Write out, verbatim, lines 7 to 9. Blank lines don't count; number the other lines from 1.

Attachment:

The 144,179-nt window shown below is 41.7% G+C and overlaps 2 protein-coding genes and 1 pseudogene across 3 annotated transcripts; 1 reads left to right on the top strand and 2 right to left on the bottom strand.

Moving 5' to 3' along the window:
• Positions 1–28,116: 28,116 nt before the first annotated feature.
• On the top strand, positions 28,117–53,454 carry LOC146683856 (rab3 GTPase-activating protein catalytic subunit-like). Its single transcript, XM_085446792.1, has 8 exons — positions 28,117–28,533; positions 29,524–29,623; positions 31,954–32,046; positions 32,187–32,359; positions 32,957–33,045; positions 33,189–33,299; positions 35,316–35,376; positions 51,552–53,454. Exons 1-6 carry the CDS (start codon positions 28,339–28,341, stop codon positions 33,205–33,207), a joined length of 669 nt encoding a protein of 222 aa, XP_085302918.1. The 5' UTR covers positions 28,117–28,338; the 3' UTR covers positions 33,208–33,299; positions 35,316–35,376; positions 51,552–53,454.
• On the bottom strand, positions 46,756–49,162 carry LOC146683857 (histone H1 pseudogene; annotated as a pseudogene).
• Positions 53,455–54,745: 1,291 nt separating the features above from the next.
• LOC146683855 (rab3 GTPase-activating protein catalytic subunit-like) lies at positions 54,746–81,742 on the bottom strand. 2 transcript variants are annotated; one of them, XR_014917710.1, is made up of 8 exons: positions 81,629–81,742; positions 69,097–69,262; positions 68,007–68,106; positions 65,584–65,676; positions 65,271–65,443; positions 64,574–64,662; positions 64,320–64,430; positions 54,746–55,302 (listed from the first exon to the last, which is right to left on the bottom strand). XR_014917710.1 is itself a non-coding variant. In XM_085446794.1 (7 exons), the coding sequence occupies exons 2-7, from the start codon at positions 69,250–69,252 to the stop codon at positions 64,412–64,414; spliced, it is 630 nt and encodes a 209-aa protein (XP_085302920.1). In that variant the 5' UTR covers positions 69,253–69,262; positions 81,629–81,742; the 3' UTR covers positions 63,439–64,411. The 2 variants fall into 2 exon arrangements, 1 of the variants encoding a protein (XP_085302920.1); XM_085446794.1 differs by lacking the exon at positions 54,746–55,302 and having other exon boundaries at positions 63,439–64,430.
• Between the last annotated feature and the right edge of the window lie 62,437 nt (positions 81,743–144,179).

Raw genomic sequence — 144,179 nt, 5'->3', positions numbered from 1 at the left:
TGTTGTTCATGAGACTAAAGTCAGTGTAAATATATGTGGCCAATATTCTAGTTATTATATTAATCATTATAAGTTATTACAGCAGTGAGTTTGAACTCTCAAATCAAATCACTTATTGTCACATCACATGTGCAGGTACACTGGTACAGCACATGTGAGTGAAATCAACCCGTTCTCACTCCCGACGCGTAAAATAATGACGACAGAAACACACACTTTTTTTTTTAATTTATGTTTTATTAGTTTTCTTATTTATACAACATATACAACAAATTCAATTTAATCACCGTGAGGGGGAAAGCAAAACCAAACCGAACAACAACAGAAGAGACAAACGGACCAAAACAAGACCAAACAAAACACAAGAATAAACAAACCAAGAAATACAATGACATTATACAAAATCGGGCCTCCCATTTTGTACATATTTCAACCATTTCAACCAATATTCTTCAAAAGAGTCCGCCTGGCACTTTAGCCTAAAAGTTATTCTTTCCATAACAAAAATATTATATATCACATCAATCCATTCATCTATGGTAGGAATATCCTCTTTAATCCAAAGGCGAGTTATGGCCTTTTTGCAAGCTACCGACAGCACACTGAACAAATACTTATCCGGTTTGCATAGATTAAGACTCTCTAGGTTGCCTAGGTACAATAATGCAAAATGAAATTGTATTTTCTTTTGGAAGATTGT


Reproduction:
• LOC146683855 (rab3 GTPase-activating protein catalytic subunit-like) lies at positions 54,746–81,742 on the bottom strand. 2 transcript variants are annotated; one of them, XR_014917710.1, is made up of 8 exons: positions 81,629–81,742; positions 69,097–69,262; positions 68,007–68,106; positions 65,584–65,676; positions 65,271–65,443; positions 64,574–64,662; positions 64,320–64,430; positions 54,746–55,302 (listed from the first exon to the last, which is right to left on the bottom strand). XR_014917710.1 is itself a non-coding variant. In XM_085446794.1 (7 exons), the coding sequence occupies exons 2-7, from the start codon at positions 69,250–69,252 to the stop codon at positions 64,412–64,414; spliced, it is 630 nt and encodes a 209-aa protein (XP_085302920.1). In that variant the 5' UTR covers positions 69,253–69,262; positions 81,629–81,742; the 3' UTR covers positions 63,439–64,411. The 2 variants fall into 2 exon arrangements, 1 of the variants encoding a protein (XP_085302920.1); XM_085446794.1 differs by lacking the exon at positions 54,746–55,302 and having other exon boundaries at positions 63,439–64,430.
• Between the last annotated feature and the right edge of the window lie 62,437 nt (positions 81,743–144,179).

Raw genomic sequence — 144,179 nt, 5'->3', positions numbered from 1 at the left: